Defiant: Chapter Twenty-Three
Deep in Nano!
The world spun as Aida stared at the life drain from Cugat’s face. Was she imagining this, or had she just killed a powerful Venkri master in possession of secret Tengarper skills? Aida rose up to one elbow.
Ian moved as Cugat fell, and sprinted toward his master. He staggered to a stop. Cugat was dead. No longer bound, Ian examined the body with a different mind. He retched, bending over as he fell to his knees.
A scream came from Aida’s right. Kezia was also free.
Something blew Chandi back at least twenty paces, in much the same way Aida had tossed Ferran. Kezia’s ikast walked toward the Venkri Warrior, hands up to throw her again.
Aida’s father had worried about the day he or her mother died. He said their ikast would become free and could take whatever actions they wanted, which included attacking each other. Their forced journey to Calas lands under her parents meant there was no certainty regarding their loyalty.
She watched now as Cugat’s ikast dropped their loyalties and attacked. Kezia’s knuckles were white upon her now drawn sword. She faced Ferran and started a breathing sequence. The tension fell from her face and her shoulders, and she spun her sword lightly in her hand.
Ferran backed quickly into a nearby line of soldiers. “Circle on me!” he ordered.
Ian countered, “Hold! Away from Ferran. Hold your positions!”
Soldiers looked from Ferran to Ian as Ferran drew his sword and took a step towards him. Kezia’s charge stopped his attack on Ian, and the older Warrior turned his attention to the furious woman. Before the crazed yell of Kezia, any doubt among the soldiers left, and they all broke ranks and abandoned Ferran.
The soldiers retreated into the woods, past the second Kort army. Their Warriors and soldiers remained, unmoving.
Anger washed over Aida from Chandi, now far to the side of the others, facing Kezia’s ikast. The young Tengarper fell back at Chandi’s attack, which drew her farther away from his master.
Hinir slowly approached the body of his dead master, eyes flickering to Aida as he approached. She tried to pull herself up off the ground but barely remained on her elbow. Sienna and Luca rushed up behind her, swords out toward the Tengarper master. He scowled at them and returned his gaze to Cugat’s body.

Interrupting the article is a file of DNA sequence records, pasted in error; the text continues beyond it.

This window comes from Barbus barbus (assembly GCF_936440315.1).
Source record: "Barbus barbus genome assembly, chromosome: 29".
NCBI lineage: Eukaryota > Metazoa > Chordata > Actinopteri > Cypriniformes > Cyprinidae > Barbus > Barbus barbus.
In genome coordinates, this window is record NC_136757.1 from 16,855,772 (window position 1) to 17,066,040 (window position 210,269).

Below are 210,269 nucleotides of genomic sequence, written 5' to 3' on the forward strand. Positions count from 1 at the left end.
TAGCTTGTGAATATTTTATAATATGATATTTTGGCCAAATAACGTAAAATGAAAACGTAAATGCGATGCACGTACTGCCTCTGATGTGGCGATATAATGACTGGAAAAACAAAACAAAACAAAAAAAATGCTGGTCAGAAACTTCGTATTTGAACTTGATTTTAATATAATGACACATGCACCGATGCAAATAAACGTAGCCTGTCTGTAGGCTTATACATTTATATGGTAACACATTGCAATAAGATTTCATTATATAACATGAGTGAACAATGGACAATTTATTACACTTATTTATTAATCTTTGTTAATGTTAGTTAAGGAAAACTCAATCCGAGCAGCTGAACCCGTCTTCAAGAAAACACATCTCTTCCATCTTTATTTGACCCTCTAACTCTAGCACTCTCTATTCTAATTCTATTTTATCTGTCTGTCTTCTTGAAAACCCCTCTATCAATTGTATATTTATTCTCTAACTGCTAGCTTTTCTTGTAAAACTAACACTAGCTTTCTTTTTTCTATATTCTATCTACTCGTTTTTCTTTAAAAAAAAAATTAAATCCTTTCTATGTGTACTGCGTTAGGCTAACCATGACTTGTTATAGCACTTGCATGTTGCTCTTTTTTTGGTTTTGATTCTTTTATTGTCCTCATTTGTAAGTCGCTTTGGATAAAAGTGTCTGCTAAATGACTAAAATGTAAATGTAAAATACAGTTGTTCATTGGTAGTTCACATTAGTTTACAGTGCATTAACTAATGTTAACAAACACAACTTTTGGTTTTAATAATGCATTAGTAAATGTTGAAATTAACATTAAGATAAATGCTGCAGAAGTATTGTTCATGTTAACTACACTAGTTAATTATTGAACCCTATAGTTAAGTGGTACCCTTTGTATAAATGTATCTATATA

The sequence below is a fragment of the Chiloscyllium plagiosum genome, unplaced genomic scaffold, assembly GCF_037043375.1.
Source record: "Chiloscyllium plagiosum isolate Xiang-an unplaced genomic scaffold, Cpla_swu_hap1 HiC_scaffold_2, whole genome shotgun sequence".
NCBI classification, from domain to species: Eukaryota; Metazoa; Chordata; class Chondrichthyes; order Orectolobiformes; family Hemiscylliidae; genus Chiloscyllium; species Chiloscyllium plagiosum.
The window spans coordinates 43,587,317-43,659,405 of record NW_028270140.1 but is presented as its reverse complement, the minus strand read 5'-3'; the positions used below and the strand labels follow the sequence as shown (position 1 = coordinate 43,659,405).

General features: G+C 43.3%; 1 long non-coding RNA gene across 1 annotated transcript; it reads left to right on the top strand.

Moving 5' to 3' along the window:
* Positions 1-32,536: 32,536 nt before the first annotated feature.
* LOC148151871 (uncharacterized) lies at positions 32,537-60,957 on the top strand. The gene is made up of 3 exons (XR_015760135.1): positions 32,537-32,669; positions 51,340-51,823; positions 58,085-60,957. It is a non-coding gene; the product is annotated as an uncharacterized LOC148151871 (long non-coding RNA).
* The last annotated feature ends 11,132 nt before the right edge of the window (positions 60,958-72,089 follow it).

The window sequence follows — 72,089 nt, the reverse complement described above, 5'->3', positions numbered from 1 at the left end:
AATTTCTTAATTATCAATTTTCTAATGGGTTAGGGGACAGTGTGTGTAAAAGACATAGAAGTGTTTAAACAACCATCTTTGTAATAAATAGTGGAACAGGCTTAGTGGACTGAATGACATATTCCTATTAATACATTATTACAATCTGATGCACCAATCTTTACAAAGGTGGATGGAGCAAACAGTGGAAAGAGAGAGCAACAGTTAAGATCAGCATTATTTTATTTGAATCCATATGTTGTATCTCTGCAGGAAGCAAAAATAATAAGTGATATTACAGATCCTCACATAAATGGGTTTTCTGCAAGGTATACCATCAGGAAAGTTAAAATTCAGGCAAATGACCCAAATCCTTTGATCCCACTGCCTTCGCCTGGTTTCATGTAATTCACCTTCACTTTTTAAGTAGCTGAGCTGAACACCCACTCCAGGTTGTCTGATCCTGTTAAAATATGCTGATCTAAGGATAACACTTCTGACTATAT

“Hinir?” Ian left the retreating soldiers and Kezia’s battle with Ferran.
Hinir glanced to Ian and drew a knife. “She is the one in the Writings.” He intended to take Aida as an ikast himself, and strode toward her.
Luca advanced, sword forward. Sienna stood next to him, knife in her off hand.
Ian drew his sword. “Hinir!”
The Tengarper turned partially and backed, which kept Ian and Luca in his sight. “She is the one in the Writings, Ian. She must be made an ikast. If I don’t do it, someone else will. Maybe one of those.” He nodded to the Kort Warriors near the tree line.
“Just leave now,” Ian said. “Cugat is dead.”
“And Ferran and I will take his place.”
Ian stepped forward.
Hinir held his knife and pulled out his sword. “You should have attacked from behind. You always were too good for us.”
Luca wavered to the side. Ian jerked his head to indicate he should withdraw.
“I’m not leaving Aida.” He stood firm.
Ian nodded. He made a fast move forward, thrusting with his sword and found nothing. Hinir was to the side and brought his own weapon around. Speed saved Ian, as he ducked out of the way.
Behind Hinir, Luca shifted again and remained between Hinir and Aida. The young man would die if Ian failed.
Aida managed to roll to her hands and knees. She needed to get up. Zara appeared behind her and placed a hand under her arm to help her rise. Aida slowly stood, and it like she was back on the green, the first day she met the Kort. The sky was too bright, the grass too green, and the Warriors too fierce.
I beat Cugat. I can do this.
Ian moved again, and this time he came in much closer. He aimed for Hinir’s sword instead of Hinir. Ian’s superior strength knocked Hinir’s sword from his hand, but the move placed Ian close enough for Hinir to strike with his knife. Ian turned just in time, and the blade caught in the slack in his armor on his side.
The move also put Hinir’s back to Luca, who came forward as Hinir withdrew from Ian. Luca’s sword went wide as Hinir continued to step back and around. Ian and Luca stood next to each other and faced Hinir, who was now too far removed from Aida to threaten her, Sienna, or Zara who remained standing over her.